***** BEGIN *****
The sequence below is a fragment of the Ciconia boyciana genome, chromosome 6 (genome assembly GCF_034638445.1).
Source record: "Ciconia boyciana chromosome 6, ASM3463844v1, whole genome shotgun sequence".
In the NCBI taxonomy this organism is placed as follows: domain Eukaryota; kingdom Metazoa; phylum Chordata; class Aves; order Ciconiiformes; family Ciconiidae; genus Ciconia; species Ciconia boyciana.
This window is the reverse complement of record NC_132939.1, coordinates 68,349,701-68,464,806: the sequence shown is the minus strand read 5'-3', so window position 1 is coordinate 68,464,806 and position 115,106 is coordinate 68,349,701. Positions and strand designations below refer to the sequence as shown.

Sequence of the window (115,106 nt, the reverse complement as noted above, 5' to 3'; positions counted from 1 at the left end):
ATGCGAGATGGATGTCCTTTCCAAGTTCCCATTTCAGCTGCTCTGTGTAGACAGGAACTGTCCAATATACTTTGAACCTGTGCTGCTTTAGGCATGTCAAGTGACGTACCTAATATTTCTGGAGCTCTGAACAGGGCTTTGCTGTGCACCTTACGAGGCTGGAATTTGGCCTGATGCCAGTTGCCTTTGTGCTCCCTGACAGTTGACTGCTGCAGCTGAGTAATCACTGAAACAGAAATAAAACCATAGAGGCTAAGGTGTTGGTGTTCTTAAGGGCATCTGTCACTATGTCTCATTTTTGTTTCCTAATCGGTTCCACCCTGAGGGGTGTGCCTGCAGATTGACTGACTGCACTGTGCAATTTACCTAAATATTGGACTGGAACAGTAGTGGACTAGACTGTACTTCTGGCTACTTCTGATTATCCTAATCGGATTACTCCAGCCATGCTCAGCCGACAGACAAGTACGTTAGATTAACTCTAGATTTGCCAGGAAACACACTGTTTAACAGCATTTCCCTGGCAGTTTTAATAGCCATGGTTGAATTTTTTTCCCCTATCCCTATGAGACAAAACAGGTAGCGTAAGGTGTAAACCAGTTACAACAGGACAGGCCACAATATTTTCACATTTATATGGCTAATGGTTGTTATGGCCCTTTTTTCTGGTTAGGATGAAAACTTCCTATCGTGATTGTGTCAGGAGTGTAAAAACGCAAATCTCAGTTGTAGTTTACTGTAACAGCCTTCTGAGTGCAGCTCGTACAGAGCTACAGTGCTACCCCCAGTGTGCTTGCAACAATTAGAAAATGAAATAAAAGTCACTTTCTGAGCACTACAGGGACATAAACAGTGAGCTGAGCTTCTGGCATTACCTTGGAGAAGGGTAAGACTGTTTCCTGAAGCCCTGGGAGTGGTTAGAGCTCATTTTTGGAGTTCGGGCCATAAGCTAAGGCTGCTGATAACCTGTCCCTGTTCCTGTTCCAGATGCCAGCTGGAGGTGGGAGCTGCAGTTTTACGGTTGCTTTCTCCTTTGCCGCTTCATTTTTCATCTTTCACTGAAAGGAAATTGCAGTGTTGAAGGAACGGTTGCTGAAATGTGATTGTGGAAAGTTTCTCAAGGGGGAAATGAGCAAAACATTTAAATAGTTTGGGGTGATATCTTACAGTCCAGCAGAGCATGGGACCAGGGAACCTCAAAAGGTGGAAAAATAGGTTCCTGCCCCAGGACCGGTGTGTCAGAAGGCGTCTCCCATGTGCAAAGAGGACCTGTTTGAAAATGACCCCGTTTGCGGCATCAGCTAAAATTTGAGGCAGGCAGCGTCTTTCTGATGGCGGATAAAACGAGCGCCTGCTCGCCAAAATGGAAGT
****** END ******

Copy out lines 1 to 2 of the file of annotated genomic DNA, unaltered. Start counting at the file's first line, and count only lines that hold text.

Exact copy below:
The sequence below is a fragment of the Ciconia boyciana genome, chromosome 6 (genome assembly GCF_034638445.1).
Source record: "Ciconia boyciana chromosome 6, ASM3463844v1, whole genome shotgun sequence".